Are you familiar with the term "spaghetti code"? This is a metaphor you might hear from non-JavaScript developers in criticism of the language. It is code with no structure. It will consist of line after line of statements. Some may be wrapped in functions, some not at all. And if you are lucky, all 9,000 lines of code will be in one file. This "spaghetti" structure is probably the result of procedural programming.

In procedural programming, functions are used to perform tasks. We need functions, but we also need a design we can work with. And while spaghetti is great for dinner, it’s not for code. The antidote is object-oriented programming. To understand object-oriented programming, we will cover designing a program, defining classes, and creating objects.

Designing a Program

Let’s imagine you have been assigned the task to make an application for a bookstore. Just for fun, let’s call our bookstore Amazonia. Amazonia will have books. There will be reviews for books. And we will want to look up books by author. There will be more features we will want to implement in our app, but this is enough for now.  

Object-oriented programming is centered on creating objects. So how do we go about translating these requirements into objects? One technique is to make a list of the nouns from our description and then refine the list to those relevant to the problem. We mentioned the following nouns in our problem:

  • Application
  • Bookstore
  • Books
  • Reviews
  • Author

Application is an irrelevant noun, so it can be discarded. We can also get rid of bookstore because it is similar to application. If we needed to do something with multiple bookstores, then we could keep it. We are left with books, reviews, and authors. (Authors has been pluralized because we will have multiple authors in this application.)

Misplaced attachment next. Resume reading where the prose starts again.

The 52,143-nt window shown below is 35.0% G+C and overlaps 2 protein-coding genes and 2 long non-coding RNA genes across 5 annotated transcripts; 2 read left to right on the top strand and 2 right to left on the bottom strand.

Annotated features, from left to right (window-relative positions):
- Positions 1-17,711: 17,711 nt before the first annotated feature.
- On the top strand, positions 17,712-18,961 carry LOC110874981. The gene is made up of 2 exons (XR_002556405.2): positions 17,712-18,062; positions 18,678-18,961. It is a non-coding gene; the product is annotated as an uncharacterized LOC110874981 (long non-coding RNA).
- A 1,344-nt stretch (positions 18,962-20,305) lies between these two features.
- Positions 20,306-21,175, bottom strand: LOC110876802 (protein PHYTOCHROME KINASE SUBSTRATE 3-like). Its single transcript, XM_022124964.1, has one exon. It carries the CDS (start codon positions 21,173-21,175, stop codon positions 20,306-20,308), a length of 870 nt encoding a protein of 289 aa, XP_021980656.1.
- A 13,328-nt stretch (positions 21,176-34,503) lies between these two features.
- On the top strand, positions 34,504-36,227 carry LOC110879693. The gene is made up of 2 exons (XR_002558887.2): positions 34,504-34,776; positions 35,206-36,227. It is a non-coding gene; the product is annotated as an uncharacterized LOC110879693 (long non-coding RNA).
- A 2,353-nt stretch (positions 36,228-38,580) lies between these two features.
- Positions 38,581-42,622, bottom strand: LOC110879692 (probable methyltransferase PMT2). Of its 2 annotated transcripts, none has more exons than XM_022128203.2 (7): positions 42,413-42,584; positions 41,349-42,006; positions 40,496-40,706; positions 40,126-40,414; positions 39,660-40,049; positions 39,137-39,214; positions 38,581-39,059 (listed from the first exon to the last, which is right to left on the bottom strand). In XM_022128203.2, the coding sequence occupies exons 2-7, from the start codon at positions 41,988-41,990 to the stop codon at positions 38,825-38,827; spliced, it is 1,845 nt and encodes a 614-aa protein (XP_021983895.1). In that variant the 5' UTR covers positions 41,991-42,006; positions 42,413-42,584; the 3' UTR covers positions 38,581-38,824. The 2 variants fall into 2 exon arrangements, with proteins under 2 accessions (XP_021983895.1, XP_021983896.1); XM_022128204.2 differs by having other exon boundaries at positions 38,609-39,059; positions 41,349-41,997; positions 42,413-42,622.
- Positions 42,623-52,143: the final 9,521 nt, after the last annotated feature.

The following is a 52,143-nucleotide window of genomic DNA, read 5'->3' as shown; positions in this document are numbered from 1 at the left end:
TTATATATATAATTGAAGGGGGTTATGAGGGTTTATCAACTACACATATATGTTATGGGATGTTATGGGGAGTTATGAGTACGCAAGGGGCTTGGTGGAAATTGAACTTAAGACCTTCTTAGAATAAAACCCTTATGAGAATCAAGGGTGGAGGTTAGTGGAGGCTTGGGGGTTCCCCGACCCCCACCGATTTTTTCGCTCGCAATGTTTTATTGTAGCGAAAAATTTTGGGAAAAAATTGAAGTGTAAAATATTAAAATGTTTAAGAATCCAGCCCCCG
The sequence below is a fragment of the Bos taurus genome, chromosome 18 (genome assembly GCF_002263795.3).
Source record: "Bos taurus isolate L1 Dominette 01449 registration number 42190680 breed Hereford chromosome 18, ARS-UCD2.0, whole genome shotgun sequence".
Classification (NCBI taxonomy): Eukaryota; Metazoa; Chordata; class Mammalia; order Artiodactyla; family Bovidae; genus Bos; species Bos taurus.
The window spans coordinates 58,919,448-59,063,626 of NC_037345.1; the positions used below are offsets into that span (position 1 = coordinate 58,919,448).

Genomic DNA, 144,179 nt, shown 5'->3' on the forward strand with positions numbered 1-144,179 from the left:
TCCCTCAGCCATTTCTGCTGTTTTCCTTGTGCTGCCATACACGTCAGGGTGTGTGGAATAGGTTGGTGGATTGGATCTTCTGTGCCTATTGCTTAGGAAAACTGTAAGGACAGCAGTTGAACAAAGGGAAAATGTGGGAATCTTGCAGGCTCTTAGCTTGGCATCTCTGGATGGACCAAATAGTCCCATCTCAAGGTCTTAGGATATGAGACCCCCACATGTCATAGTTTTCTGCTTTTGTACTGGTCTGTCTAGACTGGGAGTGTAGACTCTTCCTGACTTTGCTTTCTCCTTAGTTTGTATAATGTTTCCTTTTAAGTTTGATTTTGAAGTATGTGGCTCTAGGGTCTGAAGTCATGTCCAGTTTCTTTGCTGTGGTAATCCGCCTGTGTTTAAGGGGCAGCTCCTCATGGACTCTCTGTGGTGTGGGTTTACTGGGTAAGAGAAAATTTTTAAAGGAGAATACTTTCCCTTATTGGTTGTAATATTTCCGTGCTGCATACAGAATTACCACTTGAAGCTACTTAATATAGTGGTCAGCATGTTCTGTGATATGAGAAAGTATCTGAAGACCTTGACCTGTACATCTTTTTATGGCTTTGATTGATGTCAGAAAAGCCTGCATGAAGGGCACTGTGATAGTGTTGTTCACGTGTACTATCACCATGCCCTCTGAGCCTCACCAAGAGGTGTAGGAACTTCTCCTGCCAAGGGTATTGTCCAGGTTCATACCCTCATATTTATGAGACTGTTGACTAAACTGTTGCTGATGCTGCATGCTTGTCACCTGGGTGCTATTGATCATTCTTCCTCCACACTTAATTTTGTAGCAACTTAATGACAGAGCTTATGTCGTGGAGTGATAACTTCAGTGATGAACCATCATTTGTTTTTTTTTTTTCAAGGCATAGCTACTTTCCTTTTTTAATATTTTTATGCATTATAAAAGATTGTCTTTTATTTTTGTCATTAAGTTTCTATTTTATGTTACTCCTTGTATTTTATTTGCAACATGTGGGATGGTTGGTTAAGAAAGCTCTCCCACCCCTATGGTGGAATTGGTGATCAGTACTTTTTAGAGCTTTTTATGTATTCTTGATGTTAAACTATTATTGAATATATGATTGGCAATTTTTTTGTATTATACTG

Now let’s look at how we will design each class. A class is a blueprint for creating objects. The book class we create will provide us with a blueprint for creating book objects. 

It is similar to how an architect uses a blueprint to create houses. The blueprint will show the bedrooms, bathrooms, the kitchen, and the living room. Many houses can be made from this blueprint. However, they all don’t have to be the same. Each house can be customized by changing the paint, the flooring, or the fixtures, for example.


Write the classes you would use for a shopping cart program. The shopping cart should be able to do the following: 

  1. Hold a list of items.
  2. Add and remove items from the cart.
  3. Calculate the total of the cart.
  4. Get customer information.
  5. Create a receipt for the purchases.


To design our book class, we need to consider what the class is responsible for knowing and what it is responsible for doing. For a book, we need to know the title, the author, and the ISBN. These are our data attributes. 

Some things the class will need to be able to do are get and set the title, get and set the author, and get and set the ISBN. These will be the methods of the class. Here is what our book class should look like given our requirements: